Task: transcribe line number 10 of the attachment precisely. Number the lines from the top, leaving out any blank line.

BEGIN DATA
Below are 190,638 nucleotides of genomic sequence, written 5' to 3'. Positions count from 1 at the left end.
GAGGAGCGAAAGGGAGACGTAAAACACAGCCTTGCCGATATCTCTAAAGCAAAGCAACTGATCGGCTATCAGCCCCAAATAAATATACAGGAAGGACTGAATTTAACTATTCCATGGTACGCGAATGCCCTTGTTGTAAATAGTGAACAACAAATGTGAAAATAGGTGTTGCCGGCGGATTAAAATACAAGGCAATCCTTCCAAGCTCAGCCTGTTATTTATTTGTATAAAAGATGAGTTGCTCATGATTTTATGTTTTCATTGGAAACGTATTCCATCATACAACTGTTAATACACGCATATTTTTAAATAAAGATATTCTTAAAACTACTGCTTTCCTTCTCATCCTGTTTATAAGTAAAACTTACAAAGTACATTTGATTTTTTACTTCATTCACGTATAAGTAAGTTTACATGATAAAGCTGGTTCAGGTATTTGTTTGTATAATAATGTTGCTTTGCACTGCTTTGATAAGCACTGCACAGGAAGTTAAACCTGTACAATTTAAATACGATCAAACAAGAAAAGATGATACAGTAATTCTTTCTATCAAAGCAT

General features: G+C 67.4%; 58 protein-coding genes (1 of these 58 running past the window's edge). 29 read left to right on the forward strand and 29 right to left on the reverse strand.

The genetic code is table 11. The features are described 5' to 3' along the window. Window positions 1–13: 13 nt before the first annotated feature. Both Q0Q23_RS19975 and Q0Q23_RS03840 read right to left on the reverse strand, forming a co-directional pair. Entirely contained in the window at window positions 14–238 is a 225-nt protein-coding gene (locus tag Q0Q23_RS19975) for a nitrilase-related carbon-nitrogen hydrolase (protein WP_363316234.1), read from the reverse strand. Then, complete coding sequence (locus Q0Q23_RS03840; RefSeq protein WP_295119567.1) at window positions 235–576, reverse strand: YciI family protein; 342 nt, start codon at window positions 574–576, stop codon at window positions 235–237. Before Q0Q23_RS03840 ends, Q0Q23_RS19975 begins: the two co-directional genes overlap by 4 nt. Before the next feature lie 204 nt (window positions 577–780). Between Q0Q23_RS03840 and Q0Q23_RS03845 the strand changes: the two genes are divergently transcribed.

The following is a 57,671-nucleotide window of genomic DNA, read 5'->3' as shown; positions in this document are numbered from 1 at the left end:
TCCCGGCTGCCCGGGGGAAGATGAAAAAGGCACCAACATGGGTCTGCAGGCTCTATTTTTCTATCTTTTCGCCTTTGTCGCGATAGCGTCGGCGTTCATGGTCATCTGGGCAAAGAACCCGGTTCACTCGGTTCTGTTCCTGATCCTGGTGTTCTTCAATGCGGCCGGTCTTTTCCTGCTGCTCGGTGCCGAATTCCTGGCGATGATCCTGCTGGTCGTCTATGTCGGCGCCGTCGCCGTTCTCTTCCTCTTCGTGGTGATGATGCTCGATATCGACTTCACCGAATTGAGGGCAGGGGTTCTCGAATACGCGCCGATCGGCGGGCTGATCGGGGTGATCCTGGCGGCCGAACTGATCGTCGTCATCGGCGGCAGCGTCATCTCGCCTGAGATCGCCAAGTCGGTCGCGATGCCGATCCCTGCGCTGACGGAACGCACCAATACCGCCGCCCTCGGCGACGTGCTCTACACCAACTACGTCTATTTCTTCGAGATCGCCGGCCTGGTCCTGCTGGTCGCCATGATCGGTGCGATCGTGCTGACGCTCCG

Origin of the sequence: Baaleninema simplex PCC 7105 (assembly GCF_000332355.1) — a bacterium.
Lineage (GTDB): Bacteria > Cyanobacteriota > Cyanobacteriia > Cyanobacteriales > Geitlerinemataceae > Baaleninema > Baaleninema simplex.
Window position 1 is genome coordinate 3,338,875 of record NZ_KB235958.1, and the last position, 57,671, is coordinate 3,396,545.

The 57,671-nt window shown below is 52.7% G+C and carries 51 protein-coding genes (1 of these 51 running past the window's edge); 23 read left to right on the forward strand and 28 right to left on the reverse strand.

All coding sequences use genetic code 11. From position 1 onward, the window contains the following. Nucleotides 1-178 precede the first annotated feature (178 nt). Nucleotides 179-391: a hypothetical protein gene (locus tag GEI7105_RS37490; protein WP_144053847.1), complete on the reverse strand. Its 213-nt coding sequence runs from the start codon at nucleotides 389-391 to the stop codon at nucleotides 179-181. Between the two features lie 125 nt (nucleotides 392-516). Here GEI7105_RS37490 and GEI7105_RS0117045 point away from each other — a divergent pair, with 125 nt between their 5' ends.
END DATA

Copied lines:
The 57,671-nt window shown below is 52.7% G+C and carries 51 protein-coding genes (1 of these 51 running past the window's edge); 23 read left to right on the forward strand and 28 right to left on the reverse strand.